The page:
“I love Michael Jackson! He is the king of pop!” She stated with the determination of a worker ant and it nearly made me fall out of my chair. I think the last time I heard that Michael Jackson was the king of pop was on a VH1 retro show and never expected to hear a Chinese girl say it to me less than a days drive from Tibet. But, she was right, Michael Jackson does rock and so I could not argue with her on that issue.
“So, you really like Michael Jackson?” I asked coyly.
“Oh yeah, when I listen his music, I am excited. I like it much.” She said with the energy of a mad scientist.
“What other music do you like?” I inquired, half expecting her to say WHAM or The Police.
“I like Kirk Colbin.” She answered. This answer threw me off guard because I had no idea who she was talking about.
“Who is that? What does he sing?” I asked.
She looked confused, tried to say his name again, which made me look confused and so she turned to C. and began rattling off Chinese. After a few seconds, a lightbulb appeared over C.’s head telling me she knew the answer. “Oh, she is talking about that singer in a band that died, I think it is like ‘Nir…’ something.”
“Oh, Nirvana…Kirk Cobain. Yeah, well he is not doing much singing anymore. He shot himself in the head.” I informed the two of them.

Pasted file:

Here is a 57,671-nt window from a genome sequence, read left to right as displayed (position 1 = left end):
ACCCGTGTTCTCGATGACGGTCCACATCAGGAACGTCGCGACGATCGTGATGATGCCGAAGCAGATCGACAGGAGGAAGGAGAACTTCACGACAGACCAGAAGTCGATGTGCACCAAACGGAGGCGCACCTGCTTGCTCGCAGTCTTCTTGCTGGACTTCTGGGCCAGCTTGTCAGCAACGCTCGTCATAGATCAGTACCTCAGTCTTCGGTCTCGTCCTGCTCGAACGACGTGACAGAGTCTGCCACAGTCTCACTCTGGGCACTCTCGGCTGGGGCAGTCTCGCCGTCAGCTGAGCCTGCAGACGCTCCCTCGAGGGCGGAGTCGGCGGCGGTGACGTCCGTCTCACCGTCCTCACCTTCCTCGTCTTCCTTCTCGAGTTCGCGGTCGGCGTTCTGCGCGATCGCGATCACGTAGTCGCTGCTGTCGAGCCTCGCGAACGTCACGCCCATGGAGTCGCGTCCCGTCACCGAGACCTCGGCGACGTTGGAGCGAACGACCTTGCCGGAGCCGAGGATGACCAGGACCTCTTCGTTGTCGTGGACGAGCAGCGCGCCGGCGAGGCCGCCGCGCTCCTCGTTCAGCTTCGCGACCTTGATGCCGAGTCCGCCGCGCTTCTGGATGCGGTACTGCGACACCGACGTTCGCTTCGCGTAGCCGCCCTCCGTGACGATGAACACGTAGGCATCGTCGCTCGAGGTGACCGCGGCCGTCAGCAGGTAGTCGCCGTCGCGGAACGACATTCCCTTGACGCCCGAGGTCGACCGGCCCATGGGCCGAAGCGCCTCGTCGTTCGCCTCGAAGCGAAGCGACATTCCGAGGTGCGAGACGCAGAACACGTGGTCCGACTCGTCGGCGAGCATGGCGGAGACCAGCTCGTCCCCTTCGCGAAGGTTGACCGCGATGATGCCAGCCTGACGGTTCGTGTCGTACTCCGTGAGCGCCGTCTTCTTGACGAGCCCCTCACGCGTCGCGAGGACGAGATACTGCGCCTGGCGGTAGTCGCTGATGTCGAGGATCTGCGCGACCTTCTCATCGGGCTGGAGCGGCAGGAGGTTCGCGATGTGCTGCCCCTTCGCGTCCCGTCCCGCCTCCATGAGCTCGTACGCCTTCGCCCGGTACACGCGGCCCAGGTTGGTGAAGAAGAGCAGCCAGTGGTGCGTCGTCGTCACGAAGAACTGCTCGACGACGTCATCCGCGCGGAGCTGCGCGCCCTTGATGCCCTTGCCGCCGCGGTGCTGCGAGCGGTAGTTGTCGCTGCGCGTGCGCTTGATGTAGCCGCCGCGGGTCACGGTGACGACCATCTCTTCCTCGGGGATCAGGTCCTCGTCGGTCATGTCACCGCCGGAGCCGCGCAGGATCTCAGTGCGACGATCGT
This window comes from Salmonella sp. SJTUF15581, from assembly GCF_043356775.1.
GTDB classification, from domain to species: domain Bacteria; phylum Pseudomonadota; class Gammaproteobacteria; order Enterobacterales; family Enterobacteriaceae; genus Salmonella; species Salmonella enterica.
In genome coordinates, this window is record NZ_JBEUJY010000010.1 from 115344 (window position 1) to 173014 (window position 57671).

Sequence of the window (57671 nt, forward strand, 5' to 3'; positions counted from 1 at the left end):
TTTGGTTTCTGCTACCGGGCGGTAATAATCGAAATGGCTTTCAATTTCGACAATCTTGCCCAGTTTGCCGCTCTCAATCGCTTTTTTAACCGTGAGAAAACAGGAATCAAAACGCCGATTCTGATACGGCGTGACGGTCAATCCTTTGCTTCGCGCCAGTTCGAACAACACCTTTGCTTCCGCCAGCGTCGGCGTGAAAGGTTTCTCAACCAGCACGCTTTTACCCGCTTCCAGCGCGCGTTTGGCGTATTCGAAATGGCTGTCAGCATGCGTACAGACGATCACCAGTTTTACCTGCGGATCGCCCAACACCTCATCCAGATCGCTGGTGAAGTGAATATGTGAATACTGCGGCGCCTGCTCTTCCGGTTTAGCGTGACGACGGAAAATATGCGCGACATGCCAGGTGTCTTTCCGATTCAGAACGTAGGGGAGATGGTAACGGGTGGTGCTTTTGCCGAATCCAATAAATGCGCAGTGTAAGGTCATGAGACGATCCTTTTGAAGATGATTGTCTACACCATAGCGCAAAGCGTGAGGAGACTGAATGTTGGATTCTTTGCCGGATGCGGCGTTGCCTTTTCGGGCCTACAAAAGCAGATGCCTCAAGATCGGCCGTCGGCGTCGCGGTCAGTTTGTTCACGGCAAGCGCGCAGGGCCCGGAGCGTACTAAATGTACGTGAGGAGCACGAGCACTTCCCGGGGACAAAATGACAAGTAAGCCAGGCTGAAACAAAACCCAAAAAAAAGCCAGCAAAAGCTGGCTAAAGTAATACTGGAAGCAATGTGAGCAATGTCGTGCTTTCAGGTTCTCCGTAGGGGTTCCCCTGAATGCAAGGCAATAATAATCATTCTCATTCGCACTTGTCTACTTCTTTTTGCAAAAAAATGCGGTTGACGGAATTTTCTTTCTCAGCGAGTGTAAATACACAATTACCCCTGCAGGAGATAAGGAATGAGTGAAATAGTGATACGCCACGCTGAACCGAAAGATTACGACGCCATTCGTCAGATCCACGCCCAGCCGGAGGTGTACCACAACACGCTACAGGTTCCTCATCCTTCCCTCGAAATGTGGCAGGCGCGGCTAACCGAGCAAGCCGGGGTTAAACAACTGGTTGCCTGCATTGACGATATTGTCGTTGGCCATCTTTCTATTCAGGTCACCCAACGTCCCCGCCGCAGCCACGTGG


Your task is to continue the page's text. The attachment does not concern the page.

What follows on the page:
She did not reply to this, and our dinner had arrived. We put rice in our bowl, de-slivered our chopsticks and began to dig in. I was picking food from all of the dishes without care for the contents. C. was watching me closely, “What do you think?” She finally asked me.
“Tastes good, what is it? I mean, this one seems like a noodle and this one is mapo tofu, right?” I asked.
“This one is not a noodle, it is …” her face began to turn red, “it is part of a man cow.” She finally said, looking at me as though she wanted to send me the message with her mind and giggling constantly. “And this one is not mapo tofu, it is pig’s brains.”
“You mean I am eating bull cock and pig’s brains?” I said bluntly, which hit her like a slap in the face and when she affirmed, I took one long string of bull jewels and dramatically flicked it with my tongue, making C.’s eyes bulge and Yo-Yo almost choked on her bite of spicy brains.
STAY TUNED FOR LOVE AND LOSS 3, E MEI SHAN